Families with individual portraits give John Company 2nd Edition a more personal feel

John Company is first and foremost a negotiation game. Players are working together to run one company, but only one player wins. In this way it is a sort of semi-cooperative game. The lens that the game sees this through is family. Each player takes on the role of a prominent family and your individual playing pieces are little unique wooden portrait tokens. The game plays with all the other suspects of empire and trade games: power, money, stocks, ships and armies. But it’s approach to focus on the families that drove all of those other aspects is fascinating. And in fact, you use those family members as the main way to win the game. Each turn a family has children which are then invested into various aspects of the company. Yes it’s weird to talk about investing children, but as a game built around family, your children are literally a resource to use to gain the upper hand in the company. You may have them become investors holding shares in the company or send them of to India as trade clerks hoping for a promotion, or have them join the military as an officer hoping to become a general. Everything is about using your family members effectively to make sure you run certain aspects of the company or are at least in a position to benefit the most from its success. And everything on the table is up for negotiation, including your family’s children who you can trade as wards to other players.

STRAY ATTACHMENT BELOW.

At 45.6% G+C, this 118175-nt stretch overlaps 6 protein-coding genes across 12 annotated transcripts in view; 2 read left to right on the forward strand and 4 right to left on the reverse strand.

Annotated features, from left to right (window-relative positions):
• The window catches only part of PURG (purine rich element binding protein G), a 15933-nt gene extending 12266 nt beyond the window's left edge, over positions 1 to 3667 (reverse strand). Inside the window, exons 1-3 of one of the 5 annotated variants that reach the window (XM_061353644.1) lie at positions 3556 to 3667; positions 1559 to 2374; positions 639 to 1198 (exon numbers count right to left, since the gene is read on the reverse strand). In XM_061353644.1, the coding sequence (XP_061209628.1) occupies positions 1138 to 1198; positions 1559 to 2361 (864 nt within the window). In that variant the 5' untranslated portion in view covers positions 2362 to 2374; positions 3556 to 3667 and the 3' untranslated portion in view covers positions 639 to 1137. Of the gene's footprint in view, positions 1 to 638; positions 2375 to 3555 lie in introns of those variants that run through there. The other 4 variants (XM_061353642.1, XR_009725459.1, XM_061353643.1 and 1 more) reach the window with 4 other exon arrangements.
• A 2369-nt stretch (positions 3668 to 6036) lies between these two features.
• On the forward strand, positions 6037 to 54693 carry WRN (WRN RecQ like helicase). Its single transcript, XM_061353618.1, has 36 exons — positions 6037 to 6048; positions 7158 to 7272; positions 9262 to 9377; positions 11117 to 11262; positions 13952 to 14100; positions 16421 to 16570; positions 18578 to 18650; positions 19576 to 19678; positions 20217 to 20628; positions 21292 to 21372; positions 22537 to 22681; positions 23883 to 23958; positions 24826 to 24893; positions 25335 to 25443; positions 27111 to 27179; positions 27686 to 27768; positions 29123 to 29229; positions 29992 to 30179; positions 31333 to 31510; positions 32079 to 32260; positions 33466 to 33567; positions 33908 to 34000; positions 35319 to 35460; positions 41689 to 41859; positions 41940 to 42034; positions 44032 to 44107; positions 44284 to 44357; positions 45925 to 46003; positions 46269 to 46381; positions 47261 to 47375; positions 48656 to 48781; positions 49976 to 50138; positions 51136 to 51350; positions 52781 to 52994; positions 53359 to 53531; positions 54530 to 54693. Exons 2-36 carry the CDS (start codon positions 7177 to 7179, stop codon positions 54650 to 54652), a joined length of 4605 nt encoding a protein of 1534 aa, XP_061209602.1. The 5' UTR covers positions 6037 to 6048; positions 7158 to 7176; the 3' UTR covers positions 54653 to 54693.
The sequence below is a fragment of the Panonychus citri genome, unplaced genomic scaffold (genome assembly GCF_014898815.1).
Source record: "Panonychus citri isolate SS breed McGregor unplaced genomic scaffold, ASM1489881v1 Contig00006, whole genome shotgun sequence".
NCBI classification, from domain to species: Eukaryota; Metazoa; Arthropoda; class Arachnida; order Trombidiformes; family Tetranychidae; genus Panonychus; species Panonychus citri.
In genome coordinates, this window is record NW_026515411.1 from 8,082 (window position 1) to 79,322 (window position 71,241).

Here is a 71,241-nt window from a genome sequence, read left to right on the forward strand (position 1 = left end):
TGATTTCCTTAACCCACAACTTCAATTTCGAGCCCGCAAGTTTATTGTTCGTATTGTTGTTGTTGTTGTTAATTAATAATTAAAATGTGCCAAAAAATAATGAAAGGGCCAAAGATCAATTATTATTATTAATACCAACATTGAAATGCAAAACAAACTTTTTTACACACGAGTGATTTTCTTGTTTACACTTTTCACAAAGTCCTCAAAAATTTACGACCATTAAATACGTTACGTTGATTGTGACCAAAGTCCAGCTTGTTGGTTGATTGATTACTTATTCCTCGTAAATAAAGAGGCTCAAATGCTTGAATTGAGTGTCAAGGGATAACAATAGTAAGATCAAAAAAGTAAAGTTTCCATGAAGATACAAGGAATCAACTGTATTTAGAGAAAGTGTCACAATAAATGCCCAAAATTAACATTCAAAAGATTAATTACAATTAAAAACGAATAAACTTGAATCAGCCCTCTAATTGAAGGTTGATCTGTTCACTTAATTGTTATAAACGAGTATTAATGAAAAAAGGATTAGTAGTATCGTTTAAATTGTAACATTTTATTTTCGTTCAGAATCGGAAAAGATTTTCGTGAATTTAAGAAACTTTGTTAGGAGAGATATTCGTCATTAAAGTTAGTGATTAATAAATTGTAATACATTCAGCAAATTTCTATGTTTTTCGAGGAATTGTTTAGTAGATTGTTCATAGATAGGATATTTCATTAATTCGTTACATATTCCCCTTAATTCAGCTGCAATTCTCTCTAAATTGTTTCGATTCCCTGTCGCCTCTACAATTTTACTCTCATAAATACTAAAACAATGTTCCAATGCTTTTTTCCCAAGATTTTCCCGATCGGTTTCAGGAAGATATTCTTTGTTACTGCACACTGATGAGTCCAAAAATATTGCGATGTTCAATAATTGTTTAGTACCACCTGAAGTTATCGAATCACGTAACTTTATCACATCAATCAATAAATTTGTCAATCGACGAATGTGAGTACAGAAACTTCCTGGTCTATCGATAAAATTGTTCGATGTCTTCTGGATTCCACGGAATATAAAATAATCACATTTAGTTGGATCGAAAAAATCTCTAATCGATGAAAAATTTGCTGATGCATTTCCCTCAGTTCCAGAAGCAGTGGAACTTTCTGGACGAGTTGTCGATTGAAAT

In recent history there have been some monumental blunders by publishers in the board game industry that have kind of swept away the negative impacts of colonialism. GMT’s debacle with The Scramble for Africa highlighted the focus on power fantasy first without consideration of the consequences of those actions. Shifting the focus from empire to the human element that drove the East India Company gives the game a more insightful view of the machinations of colonialism. This human element also gives the game an almost satirical slant as well, if not a cynical view of the affair. All of the hell caused in India boils down to prestige and retiring well in London, true to the actual historical actors. You may give your son Nathaniel as a ward to another family for a vote that will keep you in control of the prime minister in order to set your other family member up to retire to a castle from his director of trade position. There is no purity at winning this game as it invites you to roleplay the corruption in its very mechanics. All of Cole’s historical moonlighting shares this commonality of placing the player in the morass of very messy history. And I personally cannot wait to sink in and learn more about the East India Company than I ever knew before. The game is pricey at $80 on the Kickstarter campaign, but it costs less than a college course or text book on the same subject and could possibly teach you more if you  are someone who learns by doing. If such a dry theme is not for you, then Wehrle’s day fair may be much more up your alley, although each game hides depth for days; cute woodland animal or not.